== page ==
It is worth noting that the tracer recoveries at the AU Tunnel are calculated with an estimated production flow rate, due to an overflow at the outflow collection point, using a “tipping-bucket” measuring device. In our previous tracer tests, at the GTS (Kittilä et al. 2020), an outflow of about \(1.0\, \text {L min}^{-1}\) was documented at the AU Tunnel. Therefore, we estimate a production flow rate of \(1.0\, \text {L min}^{-1}\) during Test 8, and yield a tracer recovery of 65% at the AU Tunnel (Table 2). This calculated recovery is a typical value, observed during previous tracer tests at the GTS (Kittilä et al. 2020). Consequently, we also use \(1.0\, \text {L min}^{-1}\) in estimating the tracer-swept volume (Eq. 5 and Table 2).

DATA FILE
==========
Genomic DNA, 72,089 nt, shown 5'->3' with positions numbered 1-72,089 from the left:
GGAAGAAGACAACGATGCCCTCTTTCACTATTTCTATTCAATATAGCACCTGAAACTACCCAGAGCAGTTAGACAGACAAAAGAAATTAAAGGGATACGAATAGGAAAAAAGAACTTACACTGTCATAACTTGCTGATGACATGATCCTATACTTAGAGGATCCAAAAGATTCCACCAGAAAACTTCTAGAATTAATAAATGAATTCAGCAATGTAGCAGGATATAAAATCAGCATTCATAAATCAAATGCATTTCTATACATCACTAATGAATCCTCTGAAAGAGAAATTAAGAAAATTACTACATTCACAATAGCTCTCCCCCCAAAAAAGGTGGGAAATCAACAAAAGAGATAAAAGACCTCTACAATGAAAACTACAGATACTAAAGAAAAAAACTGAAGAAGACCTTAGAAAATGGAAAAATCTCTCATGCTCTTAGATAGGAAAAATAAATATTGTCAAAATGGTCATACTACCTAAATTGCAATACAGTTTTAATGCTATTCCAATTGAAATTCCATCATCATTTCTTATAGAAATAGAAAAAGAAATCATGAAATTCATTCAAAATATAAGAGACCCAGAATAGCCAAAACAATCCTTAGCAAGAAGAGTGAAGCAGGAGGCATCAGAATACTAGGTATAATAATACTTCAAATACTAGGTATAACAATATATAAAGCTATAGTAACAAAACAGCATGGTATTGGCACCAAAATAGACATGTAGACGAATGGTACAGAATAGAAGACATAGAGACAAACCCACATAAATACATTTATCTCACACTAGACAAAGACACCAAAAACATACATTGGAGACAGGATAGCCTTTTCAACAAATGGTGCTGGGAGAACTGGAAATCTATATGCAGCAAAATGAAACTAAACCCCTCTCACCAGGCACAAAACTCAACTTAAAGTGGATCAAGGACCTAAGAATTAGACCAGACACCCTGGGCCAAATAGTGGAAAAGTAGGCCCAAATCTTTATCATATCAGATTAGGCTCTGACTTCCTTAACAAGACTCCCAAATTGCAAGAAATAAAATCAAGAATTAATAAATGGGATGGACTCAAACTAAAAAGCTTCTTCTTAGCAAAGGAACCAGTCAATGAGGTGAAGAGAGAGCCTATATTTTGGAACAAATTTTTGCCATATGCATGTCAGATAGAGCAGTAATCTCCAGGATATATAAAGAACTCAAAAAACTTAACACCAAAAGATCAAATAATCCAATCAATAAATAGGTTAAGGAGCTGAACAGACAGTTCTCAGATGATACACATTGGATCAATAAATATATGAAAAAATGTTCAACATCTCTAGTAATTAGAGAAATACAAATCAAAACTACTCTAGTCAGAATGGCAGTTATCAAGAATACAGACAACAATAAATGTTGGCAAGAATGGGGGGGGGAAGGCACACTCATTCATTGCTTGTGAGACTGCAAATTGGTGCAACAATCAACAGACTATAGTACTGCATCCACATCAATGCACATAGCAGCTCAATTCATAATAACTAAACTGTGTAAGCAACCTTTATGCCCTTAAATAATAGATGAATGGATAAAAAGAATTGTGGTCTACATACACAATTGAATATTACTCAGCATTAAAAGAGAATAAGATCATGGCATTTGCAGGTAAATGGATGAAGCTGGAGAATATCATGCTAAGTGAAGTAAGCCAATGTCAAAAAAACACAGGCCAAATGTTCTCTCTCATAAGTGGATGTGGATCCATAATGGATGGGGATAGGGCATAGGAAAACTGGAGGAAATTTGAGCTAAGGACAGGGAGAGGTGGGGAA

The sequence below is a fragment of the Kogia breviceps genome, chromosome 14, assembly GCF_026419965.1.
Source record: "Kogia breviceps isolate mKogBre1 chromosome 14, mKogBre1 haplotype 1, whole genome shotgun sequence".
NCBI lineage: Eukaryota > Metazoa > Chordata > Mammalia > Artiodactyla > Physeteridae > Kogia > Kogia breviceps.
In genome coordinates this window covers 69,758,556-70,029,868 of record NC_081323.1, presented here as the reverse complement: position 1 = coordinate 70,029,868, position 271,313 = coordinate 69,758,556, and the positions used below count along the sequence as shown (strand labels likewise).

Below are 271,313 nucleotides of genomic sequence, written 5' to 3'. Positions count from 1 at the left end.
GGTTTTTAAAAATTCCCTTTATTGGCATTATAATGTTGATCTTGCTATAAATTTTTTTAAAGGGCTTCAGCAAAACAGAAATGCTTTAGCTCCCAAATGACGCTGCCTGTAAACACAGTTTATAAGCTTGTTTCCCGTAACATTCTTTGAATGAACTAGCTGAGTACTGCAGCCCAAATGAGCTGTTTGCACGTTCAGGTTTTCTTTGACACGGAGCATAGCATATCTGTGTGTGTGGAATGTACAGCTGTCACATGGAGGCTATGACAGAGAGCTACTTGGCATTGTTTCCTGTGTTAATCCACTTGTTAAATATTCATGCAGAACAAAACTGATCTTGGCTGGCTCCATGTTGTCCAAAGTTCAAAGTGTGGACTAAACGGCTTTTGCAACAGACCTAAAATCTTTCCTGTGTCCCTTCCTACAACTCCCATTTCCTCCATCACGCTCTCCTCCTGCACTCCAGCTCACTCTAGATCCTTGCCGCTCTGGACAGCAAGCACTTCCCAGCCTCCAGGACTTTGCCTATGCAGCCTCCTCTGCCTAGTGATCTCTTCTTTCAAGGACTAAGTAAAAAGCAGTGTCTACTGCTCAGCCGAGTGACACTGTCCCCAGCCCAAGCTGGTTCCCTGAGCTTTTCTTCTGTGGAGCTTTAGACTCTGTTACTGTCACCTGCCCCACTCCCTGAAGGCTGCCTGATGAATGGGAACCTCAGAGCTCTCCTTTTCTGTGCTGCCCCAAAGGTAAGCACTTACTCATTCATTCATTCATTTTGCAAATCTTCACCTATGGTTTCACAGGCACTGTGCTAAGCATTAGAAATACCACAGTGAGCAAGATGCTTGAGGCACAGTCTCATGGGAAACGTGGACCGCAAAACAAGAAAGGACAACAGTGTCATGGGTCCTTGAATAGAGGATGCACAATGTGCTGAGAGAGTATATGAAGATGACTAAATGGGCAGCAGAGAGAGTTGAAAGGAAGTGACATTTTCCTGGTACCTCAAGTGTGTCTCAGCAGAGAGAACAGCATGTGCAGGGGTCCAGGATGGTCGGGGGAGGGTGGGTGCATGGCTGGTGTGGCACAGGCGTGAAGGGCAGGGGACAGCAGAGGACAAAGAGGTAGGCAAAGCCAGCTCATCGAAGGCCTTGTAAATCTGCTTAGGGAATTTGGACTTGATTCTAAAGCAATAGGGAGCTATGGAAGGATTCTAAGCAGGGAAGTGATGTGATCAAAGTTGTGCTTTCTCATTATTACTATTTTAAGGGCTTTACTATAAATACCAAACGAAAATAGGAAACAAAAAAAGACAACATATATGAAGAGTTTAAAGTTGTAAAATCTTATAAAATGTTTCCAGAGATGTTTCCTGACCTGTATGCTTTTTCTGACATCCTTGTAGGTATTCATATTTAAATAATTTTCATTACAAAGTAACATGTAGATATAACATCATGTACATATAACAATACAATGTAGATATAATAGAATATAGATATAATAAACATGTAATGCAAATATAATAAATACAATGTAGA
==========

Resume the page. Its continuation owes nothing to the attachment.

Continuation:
During Test 9, we have noticed that the overflow at the AU Tunnel outflow collection point was not as significant as it had been during Test 8. This reduction of production flow rate at the AU Tunnel during Test 9 is physically rational because a good hydraulic connection between the injection interval INJ2-int4 and the AU Tunnel has been observed during previous tests at the GTS (Jalali et al. 2018b; Brixel et al. 2020a; Kittilä et al. (2020). Here, we propose two methods to estimate the production flow rate at the AU Tunnel during Test 9. Method I uses a direct proportion of the injection rate, i.e., \(Q_{{{\text{pro,Test}}9}}^{{AU}} = Q_{{{\text{pro,Test}}8}}^{{AU}} \times Q_{{{\text{inj,Test}}~9}} /Q_{{{\text{inj,Test}}~8}}\). As previously discussed, we estimate that \(Q_{{\text{pro,Test}}~8}=1.0\, \text {L min}^{-1}\). Given that \(Q_{{\text{inj,Test}}~8}= 2.1\, \text {L min}^{-1}\) and \(Q_{{\text{inj,Test}}~9}= 1.8\, \text {L min}^{-1}\) (Table 1), \(Q_{{\text{pro,Test}}~9}^{AU}\) is calculated to be \(0.85\,\text {L min}^{-1}\). Method II uses the proportional fluid lost to the far-field. In this method, the fraction of fluid lost to the far-field is defined in terms of injection vs. production flow rate, i.e., not referring to recovered tracer mass. We assume that the fraction of fluid lost to the far-field is the same during Tests 8 and 9. During Test 8, the fraction of fluid lost to the far-field is calculated as \(f_{{\text{lost}}}=1-\sum _i Q_{{\text{pro,Test}}~8}^{i}/Q_{{\text{inj,Test}}~8}\), where the summation applies to all monitoring locations (i.e., i represents the AU Tunnel, PRP1-int3, PRP2-int2, and PRP1-int2). Taking the injection and the production flow rates in Table 1, \(f_{{\text{lost}}}\) is calculated to be 0.39. According to the assumption made for Method II, \(Q_{{\text{pro,Test}} 9}^{AU}=Q_{{\text{inj,Test}}~9}\times (1-f_{{\text{lost}}})-\sum _j Q_{{\text{pro,Test}}~8}^{j}\), where j represents the monitoring locations, excluding the AU Tunnel. Method II yields \(Q_{{\text{pro,Test}}~9}^{AU}=0.88\, \text {L min}^{-1}\). Both Methods (I and II) yield very similar production flow rates at the AU Tunnel during Test 9. The production flow rate of \(0.85\, \text {L min}^{-1}\) yields a tracer recovery of 23% and a swept volume of \(0.57\, \text {m}^{3}\) at the AU Tunnel (Table 2). Even if taking the same production flow rate (i.e., \(1.0\, \text {L min}^{-1}\)) as estimated during Test 8, we obtain a tracer recovery of 27% and a swept volume of \(0.68 \text {m}^{3}\) at the AU Tunnel. It is thus evident that the decrease in tracer recovery is significant between Tests 8 and 9, implying that the hot water injection greatly impaired the hydraulic connection from INJ2-int4 to the AU Tunnel. Furthermore, these results suggest that a significant portion of the injected tracer was lost to the far-field.